If you’ve seen Jiro Dreams of Sushi, the beginning of the documentary Sushi: The Global Catch will seem very familiar. It’s got the musings about the craft of making sushi, the insight into the arduous apprenticeships, the footage of the Tokyo fish market, even the interstitial shots of busy city streets and glistening pieces of nigiri. But the cinematography is lacking compared to Jiro: The colors are flatter, the shots seem perfunctory instead of meditative. And there’s no Jiro Ono, the sushi master who is the font of wisdom and the source of fascination at the center of Jiro. One chef interviewed here sounds revelatory, talking over portentous background music, but the translation is: “Tuna is delicious for eating raw. It is popular to eat maguro raw. I think tuna is the king of raw fish in some sense. That’s why people love and eat it.”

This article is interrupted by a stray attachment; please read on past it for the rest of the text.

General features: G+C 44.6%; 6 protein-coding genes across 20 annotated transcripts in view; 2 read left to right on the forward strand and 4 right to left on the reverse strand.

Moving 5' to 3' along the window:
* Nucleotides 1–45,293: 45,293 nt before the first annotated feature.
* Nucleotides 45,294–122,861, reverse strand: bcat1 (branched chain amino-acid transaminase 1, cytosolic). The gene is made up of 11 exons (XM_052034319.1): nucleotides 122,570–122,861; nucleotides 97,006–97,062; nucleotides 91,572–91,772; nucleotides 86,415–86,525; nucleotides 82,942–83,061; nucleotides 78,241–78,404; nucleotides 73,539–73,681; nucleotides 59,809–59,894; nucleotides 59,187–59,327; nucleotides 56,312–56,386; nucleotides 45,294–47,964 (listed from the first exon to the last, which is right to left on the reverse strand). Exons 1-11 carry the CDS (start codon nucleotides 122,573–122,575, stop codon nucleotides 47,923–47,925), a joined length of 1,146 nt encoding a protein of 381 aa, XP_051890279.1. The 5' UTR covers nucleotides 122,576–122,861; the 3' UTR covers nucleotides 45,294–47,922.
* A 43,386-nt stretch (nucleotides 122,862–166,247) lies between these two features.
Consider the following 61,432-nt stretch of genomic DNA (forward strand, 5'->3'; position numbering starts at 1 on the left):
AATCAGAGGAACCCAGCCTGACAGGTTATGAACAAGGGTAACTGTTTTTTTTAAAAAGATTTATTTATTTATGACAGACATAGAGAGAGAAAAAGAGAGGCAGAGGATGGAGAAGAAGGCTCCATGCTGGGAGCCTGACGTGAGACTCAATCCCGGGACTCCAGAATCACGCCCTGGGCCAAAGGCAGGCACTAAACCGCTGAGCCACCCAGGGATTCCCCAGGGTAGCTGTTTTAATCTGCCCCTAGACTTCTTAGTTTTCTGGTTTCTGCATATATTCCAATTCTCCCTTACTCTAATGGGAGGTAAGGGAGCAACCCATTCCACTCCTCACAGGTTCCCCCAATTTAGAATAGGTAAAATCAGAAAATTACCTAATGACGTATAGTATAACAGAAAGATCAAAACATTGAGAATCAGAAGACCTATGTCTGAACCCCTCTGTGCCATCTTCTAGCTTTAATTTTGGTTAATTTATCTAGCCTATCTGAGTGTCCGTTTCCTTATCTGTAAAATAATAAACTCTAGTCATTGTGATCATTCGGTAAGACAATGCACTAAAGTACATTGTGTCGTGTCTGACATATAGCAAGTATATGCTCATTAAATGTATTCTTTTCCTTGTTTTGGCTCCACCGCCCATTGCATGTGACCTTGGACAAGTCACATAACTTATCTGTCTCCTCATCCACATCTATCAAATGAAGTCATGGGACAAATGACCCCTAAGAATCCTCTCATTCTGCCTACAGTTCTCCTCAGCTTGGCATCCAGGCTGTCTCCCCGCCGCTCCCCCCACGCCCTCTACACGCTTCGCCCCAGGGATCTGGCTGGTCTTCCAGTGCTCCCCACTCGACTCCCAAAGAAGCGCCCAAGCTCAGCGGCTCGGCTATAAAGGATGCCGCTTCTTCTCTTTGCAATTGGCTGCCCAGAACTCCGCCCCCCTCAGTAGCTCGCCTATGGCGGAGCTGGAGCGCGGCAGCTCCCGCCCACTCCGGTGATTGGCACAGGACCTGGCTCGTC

This is followed by far too much footage about sushi’s rising popularity: Even people in Poland eat it! Even CHINESE people! And TEXANS!!! A sushi food truck exists! A man invented a sushi roll in a tube! Etc.! Then, at last, the music turns doomy and the subject matter turns to supply and ecosystem and sustainability. In case you’ve been living under a rock, people are eating too much sushi, especially bluefin tuna, and China is only making matters worse. It’s all true, and it’s vitally important—and notably lacking in Jiro—but the scattershot approach that Sushi: The Global Catch takes to the issues does a disservice to the viewer and the ocean. Short shrift is given to the complex realm of fish farming, ditto line-catching versus net. We’re told that regulations aren’t working (surprise). A couple sushi chefs who serve sustainable fish in the United States (which you can get here in Seattle at Mashiko and Sushi Kappo Tamura, by the way) get a little time on the soapbox. Then it’s go-download-the-Seafood-Watch-card (at seafoodwatch.org, and you should) and good day. The fish deserve better than this. recommended